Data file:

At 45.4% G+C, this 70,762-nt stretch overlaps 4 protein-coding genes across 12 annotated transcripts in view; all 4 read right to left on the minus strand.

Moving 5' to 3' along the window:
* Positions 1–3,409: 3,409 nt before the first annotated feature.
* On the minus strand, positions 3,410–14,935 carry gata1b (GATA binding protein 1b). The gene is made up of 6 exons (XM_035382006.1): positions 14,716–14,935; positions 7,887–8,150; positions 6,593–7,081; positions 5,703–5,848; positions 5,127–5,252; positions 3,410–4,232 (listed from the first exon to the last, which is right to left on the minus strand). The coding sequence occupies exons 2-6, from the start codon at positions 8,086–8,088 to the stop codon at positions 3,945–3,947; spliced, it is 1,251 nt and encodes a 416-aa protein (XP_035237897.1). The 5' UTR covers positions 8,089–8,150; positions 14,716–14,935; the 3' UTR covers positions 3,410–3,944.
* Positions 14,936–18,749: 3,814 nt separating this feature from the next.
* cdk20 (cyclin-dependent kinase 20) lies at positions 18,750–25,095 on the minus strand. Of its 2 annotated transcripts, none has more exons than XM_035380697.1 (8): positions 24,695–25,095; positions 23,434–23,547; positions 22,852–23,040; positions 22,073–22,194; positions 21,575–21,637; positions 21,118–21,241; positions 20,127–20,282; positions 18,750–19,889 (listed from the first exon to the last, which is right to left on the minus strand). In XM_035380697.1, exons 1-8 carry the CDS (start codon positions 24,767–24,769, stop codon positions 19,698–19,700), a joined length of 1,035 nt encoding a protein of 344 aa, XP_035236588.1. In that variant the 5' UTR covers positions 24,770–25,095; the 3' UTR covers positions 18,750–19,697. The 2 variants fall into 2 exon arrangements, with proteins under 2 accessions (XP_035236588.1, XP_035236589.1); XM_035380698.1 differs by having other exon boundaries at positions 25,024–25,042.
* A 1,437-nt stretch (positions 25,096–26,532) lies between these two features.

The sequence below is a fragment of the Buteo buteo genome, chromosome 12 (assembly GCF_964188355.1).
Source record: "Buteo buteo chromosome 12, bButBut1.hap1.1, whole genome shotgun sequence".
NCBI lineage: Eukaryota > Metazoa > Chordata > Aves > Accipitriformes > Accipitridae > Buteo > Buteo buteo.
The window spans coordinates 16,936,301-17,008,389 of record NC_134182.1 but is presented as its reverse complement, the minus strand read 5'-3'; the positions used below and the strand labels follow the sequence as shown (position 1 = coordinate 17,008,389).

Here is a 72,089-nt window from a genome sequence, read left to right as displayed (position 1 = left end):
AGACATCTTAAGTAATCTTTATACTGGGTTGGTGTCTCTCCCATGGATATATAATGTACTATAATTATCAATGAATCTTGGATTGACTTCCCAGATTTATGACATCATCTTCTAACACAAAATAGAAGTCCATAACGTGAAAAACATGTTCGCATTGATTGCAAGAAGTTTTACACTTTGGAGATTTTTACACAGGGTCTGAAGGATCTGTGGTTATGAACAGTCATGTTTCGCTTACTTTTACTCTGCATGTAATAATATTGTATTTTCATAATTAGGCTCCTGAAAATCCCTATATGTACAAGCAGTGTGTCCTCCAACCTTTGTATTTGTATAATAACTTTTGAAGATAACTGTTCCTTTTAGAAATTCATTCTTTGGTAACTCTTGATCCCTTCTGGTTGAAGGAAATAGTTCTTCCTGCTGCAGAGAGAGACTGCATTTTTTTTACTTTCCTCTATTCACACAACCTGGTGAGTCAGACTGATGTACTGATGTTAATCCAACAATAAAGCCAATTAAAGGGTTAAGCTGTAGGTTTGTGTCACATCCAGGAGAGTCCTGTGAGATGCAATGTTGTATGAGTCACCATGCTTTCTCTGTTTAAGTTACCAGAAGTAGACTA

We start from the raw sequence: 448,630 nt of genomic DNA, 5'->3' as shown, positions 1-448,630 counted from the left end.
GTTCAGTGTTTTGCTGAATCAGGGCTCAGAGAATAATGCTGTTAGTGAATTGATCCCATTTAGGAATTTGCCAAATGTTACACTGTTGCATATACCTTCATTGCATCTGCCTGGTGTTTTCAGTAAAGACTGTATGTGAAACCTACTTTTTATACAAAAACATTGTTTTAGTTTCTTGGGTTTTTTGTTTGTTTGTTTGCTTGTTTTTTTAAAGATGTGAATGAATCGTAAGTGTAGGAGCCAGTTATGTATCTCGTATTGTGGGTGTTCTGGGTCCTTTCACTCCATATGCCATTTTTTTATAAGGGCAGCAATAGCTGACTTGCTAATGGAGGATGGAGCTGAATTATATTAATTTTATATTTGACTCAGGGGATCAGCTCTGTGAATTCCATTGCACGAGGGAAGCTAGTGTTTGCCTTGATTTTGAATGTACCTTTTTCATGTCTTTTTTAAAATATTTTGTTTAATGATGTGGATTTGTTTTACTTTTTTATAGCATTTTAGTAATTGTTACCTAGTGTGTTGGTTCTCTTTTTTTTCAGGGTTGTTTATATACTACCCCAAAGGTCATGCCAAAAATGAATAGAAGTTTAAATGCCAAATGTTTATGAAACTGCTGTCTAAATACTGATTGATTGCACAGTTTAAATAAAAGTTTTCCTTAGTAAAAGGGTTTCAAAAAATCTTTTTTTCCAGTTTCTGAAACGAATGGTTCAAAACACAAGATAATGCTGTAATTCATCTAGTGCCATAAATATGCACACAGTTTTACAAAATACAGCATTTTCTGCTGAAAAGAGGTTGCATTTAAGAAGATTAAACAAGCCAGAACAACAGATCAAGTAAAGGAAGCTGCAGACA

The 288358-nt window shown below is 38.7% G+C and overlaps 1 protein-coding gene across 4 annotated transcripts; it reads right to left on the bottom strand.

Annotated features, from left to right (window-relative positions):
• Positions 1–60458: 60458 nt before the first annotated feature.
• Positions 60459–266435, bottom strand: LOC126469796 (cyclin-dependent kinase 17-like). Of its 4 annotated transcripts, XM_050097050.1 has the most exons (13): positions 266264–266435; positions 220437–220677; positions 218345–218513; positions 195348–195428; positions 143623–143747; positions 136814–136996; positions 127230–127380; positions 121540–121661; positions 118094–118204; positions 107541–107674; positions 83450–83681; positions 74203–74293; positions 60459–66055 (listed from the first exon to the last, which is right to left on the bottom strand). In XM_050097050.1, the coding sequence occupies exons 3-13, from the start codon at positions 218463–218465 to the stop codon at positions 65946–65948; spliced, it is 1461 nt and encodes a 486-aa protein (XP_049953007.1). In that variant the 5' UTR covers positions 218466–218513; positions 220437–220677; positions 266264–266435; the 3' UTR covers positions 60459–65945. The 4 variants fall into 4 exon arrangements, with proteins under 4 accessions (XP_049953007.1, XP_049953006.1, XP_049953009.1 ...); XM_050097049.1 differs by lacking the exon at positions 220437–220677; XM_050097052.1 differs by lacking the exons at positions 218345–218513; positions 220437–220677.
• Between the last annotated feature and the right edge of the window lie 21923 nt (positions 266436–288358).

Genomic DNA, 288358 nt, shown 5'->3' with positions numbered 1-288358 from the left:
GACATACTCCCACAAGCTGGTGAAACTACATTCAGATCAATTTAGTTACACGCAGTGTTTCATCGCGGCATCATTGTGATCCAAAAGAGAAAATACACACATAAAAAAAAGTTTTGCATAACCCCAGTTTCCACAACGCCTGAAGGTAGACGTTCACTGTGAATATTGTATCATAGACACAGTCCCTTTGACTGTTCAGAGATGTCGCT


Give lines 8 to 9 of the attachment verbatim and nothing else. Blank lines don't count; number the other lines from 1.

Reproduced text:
The sequence below is a fragment of the Buteo buteo genome, chromosome 12 (assembly GCF_964188355.1).
Source record: "Buteo buteo chromosome 12, bButBut1.hap1.1, whole genome shotgun sequence".